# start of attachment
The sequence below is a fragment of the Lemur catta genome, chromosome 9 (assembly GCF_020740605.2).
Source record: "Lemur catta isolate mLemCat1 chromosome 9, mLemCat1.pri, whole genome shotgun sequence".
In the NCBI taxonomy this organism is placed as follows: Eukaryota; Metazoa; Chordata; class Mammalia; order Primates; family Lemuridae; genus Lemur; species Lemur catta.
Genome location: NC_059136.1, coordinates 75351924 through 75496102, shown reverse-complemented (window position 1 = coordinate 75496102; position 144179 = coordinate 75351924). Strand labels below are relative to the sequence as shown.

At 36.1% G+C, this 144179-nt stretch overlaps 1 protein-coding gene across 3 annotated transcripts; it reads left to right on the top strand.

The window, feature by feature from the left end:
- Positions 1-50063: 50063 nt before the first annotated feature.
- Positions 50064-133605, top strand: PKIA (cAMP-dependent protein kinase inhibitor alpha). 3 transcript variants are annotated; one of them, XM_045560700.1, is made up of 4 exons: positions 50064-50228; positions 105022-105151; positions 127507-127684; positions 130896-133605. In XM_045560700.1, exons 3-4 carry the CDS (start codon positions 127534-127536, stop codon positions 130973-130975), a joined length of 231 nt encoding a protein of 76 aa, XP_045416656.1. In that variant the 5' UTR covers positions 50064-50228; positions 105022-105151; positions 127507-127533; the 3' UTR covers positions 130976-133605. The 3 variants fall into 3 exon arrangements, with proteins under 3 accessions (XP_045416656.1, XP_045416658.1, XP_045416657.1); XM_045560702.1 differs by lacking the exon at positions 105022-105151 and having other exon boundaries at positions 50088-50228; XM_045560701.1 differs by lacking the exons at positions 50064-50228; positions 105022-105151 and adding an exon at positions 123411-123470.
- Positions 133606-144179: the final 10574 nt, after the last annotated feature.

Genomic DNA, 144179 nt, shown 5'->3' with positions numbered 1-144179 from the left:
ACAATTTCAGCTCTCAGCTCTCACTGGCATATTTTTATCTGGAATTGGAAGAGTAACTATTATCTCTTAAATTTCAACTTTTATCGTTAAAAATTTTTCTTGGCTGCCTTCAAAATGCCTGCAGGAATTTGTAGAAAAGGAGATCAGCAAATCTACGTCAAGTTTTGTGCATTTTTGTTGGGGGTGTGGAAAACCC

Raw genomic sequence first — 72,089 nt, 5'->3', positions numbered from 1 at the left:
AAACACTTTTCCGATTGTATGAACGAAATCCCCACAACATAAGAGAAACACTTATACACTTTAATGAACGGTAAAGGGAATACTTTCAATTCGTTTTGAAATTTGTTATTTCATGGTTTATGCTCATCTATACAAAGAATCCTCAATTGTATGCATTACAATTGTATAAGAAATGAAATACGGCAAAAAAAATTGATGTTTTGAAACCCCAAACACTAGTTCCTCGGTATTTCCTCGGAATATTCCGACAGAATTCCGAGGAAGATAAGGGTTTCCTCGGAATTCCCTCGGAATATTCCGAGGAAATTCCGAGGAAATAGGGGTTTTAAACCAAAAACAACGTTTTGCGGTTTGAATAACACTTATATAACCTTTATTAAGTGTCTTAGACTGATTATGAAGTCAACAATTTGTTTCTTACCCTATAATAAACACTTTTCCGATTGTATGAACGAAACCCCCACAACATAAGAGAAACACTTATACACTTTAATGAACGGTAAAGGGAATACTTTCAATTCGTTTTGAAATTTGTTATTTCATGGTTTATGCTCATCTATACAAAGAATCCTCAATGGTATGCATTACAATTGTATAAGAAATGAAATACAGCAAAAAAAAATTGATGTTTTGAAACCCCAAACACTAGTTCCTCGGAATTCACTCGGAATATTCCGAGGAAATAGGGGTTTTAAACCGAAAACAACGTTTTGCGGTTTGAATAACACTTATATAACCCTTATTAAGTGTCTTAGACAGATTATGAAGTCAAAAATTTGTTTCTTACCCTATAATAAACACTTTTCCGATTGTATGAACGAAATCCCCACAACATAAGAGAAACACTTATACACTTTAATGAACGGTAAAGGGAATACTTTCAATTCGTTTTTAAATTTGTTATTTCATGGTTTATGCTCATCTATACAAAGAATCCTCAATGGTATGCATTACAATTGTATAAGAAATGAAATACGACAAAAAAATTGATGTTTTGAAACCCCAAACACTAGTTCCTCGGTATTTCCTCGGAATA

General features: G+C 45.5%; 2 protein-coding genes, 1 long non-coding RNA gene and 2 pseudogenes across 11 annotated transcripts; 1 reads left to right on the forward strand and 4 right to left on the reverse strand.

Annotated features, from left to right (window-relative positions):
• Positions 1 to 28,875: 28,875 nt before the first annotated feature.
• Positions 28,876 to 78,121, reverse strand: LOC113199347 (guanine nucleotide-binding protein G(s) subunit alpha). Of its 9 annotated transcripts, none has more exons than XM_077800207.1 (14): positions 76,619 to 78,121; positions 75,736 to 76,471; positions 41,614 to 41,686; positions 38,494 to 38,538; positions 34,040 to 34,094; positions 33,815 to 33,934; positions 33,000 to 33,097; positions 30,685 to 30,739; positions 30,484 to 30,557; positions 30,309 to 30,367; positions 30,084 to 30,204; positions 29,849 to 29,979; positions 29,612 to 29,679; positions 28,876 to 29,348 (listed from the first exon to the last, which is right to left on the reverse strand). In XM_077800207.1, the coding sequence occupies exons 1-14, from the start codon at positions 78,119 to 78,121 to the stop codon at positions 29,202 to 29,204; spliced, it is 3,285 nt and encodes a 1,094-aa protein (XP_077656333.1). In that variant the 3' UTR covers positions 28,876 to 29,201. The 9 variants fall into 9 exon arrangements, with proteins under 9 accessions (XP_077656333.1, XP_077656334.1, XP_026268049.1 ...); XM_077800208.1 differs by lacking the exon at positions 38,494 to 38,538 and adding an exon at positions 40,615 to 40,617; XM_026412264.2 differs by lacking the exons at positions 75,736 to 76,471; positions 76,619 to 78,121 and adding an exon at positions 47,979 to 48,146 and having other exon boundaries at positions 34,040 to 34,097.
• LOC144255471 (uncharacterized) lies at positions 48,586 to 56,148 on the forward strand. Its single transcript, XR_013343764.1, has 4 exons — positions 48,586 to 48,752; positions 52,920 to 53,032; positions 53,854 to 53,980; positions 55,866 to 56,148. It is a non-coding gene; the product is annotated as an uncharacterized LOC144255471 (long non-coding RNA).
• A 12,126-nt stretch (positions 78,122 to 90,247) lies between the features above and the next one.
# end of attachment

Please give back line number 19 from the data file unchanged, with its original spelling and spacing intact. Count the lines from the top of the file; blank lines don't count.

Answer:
• A 12,126-nt stretch (positions 78,122 to 90,247) lies between the features above and the next one.